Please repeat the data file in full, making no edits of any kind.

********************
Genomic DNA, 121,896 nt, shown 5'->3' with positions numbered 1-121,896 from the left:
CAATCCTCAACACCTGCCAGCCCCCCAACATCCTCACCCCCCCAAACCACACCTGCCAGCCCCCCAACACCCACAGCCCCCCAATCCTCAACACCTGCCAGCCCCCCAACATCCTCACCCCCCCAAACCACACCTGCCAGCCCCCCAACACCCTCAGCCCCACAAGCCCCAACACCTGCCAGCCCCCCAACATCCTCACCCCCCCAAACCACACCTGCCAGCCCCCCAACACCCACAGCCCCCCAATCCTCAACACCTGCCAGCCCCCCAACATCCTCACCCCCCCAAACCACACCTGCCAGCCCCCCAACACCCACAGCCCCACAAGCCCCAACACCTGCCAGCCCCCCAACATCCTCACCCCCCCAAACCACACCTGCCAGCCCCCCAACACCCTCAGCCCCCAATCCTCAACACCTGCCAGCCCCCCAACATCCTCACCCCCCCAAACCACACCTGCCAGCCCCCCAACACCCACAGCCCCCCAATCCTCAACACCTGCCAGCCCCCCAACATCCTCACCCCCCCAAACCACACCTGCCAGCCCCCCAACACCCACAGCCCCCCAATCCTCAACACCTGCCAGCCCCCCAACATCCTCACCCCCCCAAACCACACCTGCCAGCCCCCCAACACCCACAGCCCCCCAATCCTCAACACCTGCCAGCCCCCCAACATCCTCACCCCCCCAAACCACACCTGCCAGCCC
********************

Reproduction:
Genomic DNA, 121,896 nt, shown 5'->3' with positions numbered 1-121,896 from the left:
CAATCCTCAACACCTGCCAGCCCCCCAACATCCTCACCCCCCCAAACCACACCTGCCAGCCCCCCAACACCCACAGCCCCCCAATCCTCAACACCTGCCAGCCCCCCAACATCCTCACCCCCCCAAACCACACCTGCCAGCCCCCCAACACCCTCAGCCCCACAAGCCCCAACACCTGCCAGCCCCCCAACATCCTCACCCCCCCAAACCACACCTGCCAGCCCCCCAACACCCACAGCCCCCCAATCCTCAACACCTGCCAGCCCCCCAACATCCTCACCCCCCCAAACCACACCTGCCAGCCCCCCAACACCCACAGCCCCACAAGCCCCAACACCTGCCAGCCCCCCAACATCCTCACCCCCCCAAACCACACCTGCCAGCCCCCCAACACCCTCAGCCCCCAATCCTCAACACCTGCCAGCCCCCCAACATCCTCACCCCCCCAAACCACACCTGCCAGCCCCCCAACACCCACAGCCCCCCAATCCTCAACACCTGCCAGCCCCCCAACATCCTCACCCCCCCAAACCACACCTGCCAGCCCCCCAACACCCACAGCCCCCCAATCCTCAACACCTGCCAGCCCCCCAACATCCTCACCCCCCCAAACCACACCTGCCAGCCCCCCAACACCCACAGCCCCCCAATCCTCAACACCTGCCAGCCCCCCAACATCCTCACCCCCCCAAACCACACCTGCCAGCCC